The development of trade, however, also brought about the growth of the monasteries, which expanded their holdings, enriched their libraries and swelled their numbers. In about 1000 A.D. there were more than 3,000 on the Holy Mountain.

In the next century, in a chrysobull of 1102, Alexios I Komninos granted complete autonomy to the Holy Mountain, and exemption from all taxation, except for a 10% impost on the transport and sale of products.


Monastery documents include a wealth of information about viticulture, which at that time must have been the most important agricultural activity in the region of Athos and outside. Efstathios, who was Archbishop of Thessaloniki from 1180-1195, reckoned that monks (not only on Athos) had become corrupted by their concern with vineyards and trade: ‘They deliberate more on the vine than on theology’ he wrote.

The Byzantine emperors were generous to the monasteries because the monks had the people on their side and had an influence on political and administrative attitudes. From donations by emperors and officials, the monasteries had acquired lands beyond Athos, in Halkidiki, in Thessaloniki and in many other areas besides. The holdings outside the Mountain were dependencies of the monasteries. Most of Halkidiki was a Athonite dependency, with grapes as the basic crop. Trade and the land holdings caused many clashes between the monasteries, the residents and even the state.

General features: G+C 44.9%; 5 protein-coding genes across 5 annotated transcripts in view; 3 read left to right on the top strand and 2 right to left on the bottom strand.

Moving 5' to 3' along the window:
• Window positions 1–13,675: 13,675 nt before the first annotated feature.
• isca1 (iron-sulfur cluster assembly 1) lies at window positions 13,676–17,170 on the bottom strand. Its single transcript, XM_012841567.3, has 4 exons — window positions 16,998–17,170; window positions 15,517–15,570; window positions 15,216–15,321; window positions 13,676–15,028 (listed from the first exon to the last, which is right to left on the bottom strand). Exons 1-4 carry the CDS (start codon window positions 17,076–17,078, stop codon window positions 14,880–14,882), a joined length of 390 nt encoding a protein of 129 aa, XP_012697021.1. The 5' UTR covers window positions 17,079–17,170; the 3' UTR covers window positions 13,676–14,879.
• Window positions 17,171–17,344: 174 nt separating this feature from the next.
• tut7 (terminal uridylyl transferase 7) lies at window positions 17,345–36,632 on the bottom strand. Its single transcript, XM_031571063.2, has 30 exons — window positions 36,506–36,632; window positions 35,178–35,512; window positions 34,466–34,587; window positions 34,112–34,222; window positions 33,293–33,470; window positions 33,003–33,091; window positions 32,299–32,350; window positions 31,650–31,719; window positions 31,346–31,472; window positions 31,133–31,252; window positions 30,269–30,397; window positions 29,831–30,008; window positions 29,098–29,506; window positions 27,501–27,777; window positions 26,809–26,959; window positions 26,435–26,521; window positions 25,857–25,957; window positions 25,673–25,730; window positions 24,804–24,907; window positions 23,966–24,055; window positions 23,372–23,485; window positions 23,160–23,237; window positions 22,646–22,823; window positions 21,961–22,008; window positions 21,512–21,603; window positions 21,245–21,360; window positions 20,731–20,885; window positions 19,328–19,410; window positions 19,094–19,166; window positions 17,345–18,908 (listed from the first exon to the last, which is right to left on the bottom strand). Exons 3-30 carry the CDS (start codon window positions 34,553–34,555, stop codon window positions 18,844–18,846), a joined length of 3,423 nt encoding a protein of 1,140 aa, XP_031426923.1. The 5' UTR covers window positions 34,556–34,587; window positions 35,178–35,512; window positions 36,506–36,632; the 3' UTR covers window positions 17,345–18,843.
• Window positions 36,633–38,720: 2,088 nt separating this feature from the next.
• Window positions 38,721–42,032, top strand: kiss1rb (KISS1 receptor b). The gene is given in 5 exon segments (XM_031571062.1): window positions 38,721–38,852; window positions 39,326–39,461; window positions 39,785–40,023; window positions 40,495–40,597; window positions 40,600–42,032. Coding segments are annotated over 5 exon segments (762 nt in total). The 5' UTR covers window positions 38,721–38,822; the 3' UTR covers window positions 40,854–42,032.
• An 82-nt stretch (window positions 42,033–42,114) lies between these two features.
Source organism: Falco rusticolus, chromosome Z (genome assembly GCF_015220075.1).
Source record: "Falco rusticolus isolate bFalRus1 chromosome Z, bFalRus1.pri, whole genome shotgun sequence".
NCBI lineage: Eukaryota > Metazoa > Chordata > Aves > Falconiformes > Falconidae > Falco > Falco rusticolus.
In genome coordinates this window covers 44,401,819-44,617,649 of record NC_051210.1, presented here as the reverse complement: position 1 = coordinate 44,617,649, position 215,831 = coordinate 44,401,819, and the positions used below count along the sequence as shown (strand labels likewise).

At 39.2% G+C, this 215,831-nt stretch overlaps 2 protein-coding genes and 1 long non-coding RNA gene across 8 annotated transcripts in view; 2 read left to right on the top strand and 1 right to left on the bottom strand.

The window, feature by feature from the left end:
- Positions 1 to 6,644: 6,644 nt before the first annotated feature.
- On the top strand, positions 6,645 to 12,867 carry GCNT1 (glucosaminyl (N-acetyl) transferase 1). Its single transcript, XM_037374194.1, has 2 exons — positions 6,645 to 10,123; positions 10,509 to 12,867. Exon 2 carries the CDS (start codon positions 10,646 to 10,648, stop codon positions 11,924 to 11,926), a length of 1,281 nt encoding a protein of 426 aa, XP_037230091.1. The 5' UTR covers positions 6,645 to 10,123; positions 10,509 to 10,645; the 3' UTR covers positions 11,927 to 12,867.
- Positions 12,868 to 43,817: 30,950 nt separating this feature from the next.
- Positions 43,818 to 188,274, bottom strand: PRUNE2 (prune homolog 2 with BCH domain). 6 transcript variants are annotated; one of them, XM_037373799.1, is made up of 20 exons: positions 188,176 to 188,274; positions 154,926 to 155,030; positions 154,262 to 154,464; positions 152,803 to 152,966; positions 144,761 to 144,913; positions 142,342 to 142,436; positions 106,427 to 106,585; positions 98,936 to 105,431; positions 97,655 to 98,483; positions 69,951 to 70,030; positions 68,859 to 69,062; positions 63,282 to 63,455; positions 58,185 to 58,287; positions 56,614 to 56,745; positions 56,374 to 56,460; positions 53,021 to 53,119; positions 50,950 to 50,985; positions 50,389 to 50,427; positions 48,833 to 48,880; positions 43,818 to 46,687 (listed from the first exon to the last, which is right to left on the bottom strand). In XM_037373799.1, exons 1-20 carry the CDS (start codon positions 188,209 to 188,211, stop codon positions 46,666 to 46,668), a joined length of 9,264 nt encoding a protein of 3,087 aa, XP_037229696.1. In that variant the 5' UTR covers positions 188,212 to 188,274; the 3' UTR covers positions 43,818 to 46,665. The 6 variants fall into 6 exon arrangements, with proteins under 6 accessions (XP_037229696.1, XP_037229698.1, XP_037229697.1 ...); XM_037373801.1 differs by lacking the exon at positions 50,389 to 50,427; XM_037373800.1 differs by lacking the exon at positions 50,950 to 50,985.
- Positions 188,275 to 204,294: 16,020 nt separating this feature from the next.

There are a number of interesting points in this article. The first is the involvement of monks in trade, beyond any extent that might be thought permissible. More on this soon. The second is the concern of the monasteries for the well-being of the village of Komitissa. Elder Emilianos, the former abbot of the Holy Monastery of Simonos Petras, makes the point that: ‘Athonite dependencies were founded, according to circumstances, either to ensure financial resources or provisions or to meet local requirements- spiritual, liturgical and so on- to inject life and support into the collective mind of the population….. In this way, the peace which is experienced locally in the Bower of Our Most Holy Lady extends out into the world’. Unfortunately, to this day, what the article mentions as happening so many years ago, as regards clashes between monasteries, locals and the state, is still continuing. The monasteries on Athos, and indeed the Church of Greece as a whole, were extremely generous in accommodating refugees from the disaster in Asia Minor in 1921/22, which was not of their making. Huge tracts of lands were given away in Halkidiki and other locations. Unfortunately, a number of the descendants of those refugees have a greater sense of entitlement than of gratitude, and politicians are as they ever were. Look at the recent injustices perpetrated against Monastery of Vatopaidi.